Effective April 1st, the City of Miami Beach is requiring all new construction 7,000 square feet or more to meet or exceed LEED Gold standards… or pay an impact pay a fee equal to 5 percent of the construction costs. The idea is to force builders to address – one way or the other – the very real effects of climate change already being felt on Miami Beach.
As Miami Herald columnist Joey Flechas notes, Miami Beach will benefit whether the developers choose to build ‘green’ or to pay the fee:
That’s a big chunk of money. If the city had been collecting that fee for the last six years, it would have about $60 million to spend on green projects like water quality monitoring, cleanup of contamination and charging stations for electric vehicles.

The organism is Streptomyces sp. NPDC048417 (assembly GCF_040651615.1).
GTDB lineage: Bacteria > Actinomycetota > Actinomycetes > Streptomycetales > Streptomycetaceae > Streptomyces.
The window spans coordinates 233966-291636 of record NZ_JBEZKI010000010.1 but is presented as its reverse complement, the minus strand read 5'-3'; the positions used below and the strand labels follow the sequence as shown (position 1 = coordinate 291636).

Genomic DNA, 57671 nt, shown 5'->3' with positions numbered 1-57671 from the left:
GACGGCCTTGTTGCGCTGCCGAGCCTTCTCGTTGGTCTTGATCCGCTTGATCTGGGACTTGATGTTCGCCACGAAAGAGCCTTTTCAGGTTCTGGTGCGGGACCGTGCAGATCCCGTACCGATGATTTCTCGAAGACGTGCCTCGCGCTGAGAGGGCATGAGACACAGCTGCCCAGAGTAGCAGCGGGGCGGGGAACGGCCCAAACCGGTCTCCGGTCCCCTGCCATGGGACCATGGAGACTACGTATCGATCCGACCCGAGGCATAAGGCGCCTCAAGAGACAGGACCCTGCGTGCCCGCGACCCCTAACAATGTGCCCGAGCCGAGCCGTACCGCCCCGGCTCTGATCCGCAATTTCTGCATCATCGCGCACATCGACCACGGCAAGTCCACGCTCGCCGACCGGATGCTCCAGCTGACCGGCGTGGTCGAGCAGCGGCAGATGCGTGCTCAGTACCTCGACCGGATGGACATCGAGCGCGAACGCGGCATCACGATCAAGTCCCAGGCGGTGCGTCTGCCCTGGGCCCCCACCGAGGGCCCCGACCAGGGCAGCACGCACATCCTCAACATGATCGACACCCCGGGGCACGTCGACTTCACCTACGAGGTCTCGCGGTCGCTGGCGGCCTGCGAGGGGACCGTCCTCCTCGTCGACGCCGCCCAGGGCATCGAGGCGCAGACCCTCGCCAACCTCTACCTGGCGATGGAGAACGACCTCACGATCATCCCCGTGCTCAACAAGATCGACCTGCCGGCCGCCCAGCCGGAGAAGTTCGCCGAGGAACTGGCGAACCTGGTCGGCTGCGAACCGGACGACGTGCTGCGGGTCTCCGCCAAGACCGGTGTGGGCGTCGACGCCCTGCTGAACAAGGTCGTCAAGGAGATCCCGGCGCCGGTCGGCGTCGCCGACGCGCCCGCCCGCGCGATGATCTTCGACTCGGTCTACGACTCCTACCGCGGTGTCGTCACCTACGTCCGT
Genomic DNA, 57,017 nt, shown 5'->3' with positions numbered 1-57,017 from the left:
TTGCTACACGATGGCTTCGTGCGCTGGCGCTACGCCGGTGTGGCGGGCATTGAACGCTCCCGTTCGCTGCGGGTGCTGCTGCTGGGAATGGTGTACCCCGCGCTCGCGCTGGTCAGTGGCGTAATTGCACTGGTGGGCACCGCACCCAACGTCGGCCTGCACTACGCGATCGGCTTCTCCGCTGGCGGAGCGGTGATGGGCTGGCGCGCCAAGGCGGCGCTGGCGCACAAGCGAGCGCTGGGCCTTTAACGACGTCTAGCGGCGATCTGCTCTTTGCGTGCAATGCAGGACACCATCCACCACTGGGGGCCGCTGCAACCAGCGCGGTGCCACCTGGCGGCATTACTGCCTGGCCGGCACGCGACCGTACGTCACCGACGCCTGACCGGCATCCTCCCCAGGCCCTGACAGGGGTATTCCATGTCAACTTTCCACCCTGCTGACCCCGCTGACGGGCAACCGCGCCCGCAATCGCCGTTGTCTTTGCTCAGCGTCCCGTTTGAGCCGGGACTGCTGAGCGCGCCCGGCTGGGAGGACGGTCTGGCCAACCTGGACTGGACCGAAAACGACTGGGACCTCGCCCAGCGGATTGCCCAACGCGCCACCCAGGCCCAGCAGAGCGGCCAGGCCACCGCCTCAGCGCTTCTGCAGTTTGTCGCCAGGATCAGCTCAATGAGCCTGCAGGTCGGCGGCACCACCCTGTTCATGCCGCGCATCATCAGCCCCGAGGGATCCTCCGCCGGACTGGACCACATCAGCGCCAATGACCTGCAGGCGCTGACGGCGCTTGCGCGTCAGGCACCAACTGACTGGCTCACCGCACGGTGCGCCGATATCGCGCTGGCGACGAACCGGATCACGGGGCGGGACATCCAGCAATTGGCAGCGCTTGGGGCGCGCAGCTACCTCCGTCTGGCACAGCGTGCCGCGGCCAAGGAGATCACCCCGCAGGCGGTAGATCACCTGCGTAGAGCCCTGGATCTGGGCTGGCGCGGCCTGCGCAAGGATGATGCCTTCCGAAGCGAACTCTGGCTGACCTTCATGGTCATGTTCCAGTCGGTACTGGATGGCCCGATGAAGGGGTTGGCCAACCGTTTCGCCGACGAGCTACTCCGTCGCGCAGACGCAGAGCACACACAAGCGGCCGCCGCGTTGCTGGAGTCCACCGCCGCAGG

Betsy Wheaton, the city’s environment and sustainability director, told the Miami Herald the city wants to build a fund specifically for sustainability projects like building permeable pavements and improving the Beach’s tree canopy. As the city continues an ambitious, $400 million anti-flooding pump program to combat rising tides, she also envisions incorporating green elements, like reintroduction of mangroves, into seawall projects for stemming sea level rise.
The City of Miami currently requires all new development of more than 50,000 square feet to be built to LEED Silver standards, while Miami-Dade County requires all new county buildings to obtain LEED Silver certification.